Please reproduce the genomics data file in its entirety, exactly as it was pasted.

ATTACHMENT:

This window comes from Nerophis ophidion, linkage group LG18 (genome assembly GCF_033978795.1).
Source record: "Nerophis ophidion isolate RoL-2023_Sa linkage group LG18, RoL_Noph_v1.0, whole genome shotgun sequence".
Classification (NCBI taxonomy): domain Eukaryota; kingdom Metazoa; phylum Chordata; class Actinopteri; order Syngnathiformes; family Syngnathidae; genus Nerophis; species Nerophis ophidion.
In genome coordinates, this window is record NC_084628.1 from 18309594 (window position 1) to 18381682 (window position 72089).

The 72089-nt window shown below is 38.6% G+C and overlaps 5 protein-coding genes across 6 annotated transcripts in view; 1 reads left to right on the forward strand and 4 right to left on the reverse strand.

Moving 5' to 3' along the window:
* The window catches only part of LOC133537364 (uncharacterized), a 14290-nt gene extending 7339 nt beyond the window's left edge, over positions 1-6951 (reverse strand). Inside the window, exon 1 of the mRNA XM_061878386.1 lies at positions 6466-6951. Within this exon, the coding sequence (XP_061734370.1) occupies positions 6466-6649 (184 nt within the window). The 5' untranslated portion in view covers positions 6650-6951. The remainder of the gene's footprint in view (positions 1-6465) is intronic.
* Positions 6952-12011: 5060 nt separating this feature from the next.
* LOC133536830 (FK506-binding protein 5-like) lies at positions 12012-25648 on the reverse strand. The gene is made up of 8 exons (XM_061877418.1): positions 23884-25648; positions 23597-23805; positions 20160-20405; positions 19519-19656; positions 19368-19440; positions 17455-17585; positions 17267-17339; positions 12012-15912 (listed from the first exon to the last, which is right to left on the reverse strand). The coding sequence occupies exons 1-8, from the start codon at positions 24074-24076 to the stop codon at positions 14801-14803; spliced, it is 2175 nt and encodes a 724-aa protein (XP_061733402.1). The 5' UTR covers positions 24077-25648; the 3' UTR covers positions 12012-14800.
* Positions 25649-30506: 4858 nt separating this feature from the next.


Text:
This window comes from Nerophis ophidion, linkage group LG18 (genome assembly GCF_033978795.1).
Source record: "Nerophis ophidion isolate RoL-2023_Sa linkage group LG18, RoL_Noph_v1.0, whole genome shotgun sequence".
Classification (NCBI taxonomy): domain Eukaryota; kingdom Metazoa; phylum Chordata; class Actinopteri; order Syngnathiformes; family Syngnathidae; genus Nerophis; species Nerophis ophidion.
In genome coordinates, this window is record NC_084628.1 from 18309594 (window position 1) to 18381682 (window position 72089).

The 72089-nt window shown below is 38.6% G+C and overlaps 5 protein-coding genes across 6 annotated transcripts in view; 1 reads left to right on the forward strand and 4 right to left on the reverse strand.

Moving 5' to 3' along the window:
* The window catches only part of LOC133537364 (uncharacterized), a 14290-nt gene extending 7339 nt beyond the window's left edge, over positions 1-6951 (reverse strand). Inside the window, exon 1 of the mRNA XM_061878386.1 lies at positions 6466-6951. Within this exon, the coding sequence (XP_061734370.1) occupies positions 6466-6649 (184 nt within the window). The 5' untranslated portion in view covers positions 6650-6951. The remainder of the gene's footprint in view (positions 1-6465) is intronic.
* Positions 6952-12011: 5060 nt separating this feature from the next.
* LOC133536830 (FK506-binding protein 5-like) lies at positions 12012-25648 on the reverse strand. The gene is made up of 8 exons (XM_061877418.1): positions 23884-25648; positions 23597-23805; positions 20160-20405; positions 19519-19656; positions 19368-19440; positions 17455-17585; positions 17267-17339; positions 12012-15912 (listed from the first exon to the last, which is right to left on the reverse strand). The coding sequence occupies exons 1-8, from the start codon at positions 24074-24076 to the stop codon at positions 14801-14803; spliced, it is 2175 nt and encodes a 724-aa protein (XP_061733402.1). The 5' UTR covers positions 24077-25648; the 3' UTR covers positions 12012-14800.
* Positions 25649-30506: 4858 nt separating this feature from the next.